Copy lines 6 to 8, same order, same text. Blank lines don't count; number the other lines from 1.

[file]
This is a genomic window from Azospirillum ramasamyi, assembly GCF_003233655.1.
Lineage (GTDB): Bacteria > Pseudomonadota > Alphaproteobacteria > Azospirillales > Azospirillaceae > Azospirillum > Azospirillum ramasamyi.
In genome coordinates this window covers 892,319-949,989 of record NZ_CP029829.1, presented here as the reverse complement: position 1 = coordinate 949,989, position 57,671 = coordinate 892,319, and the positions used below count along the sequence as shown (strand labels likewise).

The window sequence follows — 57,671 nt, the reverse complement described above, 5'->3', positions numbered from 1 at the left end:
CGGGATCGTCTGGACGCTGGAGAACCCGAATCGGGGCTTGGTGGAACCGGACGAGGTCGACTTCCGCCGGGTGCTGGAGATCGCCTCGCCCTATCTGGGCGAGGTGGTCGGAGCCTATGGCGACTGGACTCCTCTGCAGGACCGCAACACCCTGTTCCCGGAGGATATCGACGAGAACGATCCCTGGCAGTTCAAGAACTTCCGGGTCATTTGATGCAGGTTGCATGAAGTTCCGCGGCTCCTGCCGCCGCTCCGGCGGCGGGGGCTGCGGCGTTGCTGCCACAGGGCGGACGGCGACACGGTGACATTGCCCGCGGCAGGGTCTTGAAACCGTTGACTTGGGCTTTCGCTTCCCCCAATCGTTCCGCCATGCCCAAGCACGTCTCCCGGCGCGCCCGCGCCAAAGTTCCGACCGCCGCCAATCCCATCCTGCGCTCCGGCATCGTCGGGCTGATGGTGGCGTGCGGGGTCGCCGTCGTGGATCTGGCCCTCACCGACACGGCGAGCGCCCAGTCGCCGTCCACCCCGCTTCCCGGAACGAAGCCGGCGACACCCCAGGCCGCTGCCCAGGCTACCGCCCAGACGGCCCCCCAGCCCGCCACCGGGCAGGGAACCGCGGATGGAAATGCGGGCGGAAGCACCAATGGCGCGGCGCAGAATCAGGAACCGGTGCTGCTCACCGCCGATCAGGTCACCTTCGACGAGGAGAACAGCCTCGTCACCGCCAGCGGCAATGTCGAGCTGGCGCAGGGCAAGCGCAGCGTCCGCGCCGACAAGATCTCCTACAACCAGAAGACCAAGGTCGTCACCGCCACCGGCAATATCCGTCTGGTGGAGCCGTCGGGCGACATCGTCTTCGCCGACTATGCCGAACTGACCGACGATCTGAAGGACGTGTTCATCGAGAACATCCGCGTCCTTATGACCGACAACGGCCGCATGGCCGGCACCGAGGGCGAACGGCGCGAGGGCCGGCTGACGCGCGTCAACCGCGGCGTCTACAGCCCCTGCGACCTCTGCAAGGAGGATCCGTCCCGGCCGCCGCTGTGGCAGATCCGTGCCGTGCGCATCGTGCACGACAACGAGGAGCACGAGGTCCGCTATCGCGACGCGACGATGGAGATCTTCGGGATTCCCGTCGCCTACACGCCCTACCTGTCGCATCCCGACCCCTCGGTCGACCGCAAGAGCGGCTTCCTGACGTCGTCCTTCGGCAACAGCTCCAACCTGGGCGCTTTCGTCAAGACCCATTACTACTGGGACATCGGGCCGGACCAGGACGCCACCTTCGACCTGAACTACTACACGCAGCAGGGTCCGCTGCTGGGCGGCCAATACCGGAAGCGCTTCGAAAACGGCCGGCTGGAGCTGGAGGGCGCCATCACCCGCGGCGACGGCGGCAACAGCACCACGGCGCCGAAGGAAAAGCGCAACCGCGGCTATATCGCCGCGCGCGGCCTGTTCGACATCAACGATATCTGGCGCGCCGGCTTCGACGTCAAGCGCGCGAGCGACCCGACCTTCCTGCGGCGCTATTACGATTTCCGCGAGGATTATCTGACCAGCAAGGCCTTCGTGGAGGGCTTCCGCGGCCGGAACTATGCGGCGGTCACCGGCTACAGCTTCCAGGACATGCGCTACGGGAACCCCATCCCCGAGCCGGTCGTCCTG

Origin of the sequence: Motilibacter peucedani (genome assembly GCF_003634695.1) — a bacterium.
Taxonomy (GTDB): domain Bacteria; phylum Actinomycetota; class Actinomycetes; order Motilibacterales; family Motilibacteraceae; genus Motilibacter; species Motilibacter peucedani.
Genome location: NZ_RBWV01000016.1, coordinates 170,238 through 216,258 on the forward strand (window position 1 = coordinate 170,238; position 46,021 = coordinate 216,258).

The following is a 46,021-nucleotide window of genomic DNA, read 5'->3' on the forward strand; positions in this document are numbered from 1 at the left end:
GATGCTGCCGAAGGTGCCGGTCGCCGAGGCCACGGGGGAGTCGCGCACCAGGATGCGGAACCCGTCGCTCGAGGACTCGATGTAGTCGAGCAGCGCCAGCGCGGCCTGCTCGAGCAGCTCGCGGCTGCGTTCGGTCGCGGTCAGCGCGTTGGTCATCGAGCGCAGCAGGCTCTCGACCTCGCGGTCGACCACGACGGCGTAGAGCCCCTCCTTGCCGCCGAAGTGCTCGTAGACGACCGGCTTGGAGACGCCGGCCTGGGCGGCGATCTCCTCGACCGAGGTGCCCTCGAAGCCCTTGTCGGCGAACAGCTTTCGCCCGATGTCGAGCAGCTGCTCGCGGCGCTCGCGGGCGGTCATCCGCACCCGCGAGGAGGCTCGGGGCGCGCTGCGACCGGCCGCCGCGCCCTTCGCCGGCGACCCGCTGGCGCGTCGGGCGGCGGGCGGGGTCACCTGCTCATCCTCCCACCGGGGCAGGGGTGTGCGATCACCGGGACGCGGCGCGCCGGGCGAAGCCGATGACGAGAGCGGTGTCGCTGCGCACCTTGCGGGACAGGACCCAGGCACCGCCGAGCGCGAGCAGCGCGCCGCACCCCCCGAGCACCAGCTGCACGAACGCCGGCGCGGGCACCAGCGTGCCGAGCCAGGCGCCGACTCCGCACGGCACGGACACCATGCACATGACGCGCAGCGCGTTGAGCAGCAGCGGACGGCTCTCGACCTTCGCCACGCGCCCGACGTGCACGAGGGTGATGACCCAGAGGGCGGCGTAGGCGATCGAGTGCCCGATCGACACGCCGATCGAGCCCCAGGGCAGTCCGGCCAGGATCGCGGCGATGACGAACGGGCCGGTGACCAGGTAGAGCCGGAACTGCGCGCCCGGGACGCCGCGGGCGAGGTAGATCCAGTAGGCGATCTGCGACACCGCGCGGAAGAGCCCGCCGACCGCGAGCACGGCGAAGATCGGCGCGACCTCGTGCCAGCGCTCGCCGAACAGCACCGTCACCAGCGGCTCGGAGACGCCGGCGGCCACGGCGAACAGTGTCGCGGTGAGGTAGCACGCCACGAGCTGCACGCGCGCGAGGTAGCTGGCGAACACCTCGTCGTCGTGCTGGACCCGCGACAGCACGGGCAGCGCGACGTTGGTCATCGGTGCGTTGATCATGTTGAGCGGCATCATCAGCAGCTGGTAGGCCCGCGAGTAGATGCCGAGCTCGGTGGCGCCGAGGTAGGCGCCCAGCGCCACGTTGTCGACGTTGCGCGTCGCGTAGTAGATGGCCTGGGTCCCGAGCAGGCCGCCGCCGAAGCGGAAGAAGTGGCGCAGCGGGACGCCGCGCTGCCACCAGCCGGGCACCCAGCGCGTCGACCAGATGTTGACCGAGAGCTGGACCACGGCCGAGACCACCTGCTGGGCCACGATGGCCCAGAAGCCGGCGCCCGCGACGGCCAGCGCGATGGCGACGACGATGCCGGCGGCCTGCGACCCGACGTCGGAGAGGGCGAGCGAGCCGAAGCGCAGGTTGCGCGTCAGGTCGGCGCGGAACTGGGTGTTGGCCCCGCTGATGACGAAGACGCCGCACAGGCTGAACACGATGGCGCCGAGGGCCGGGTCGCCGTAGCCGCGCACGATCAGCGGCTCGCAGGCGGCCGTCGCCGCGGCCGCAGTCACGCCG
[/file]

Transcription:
Origin of the sequence: Motilibacter peucedani (genome assembly GCF_003634695.1) — a bacterium.
Taxonomy (GTDB): domain Bacteria; phylum Actinomycetota; class Actinomycetes; order Motilibacterales; family Motilibacteraceae; genus Motilibacter; species Motilibacter peucedani.
Genome location: NZ_RBWV01000016.1, coordinates 170,238 through 216,258 on the forward strand (window position 1 = coordinate 170,238; position 46,021 = coordinate 216,258).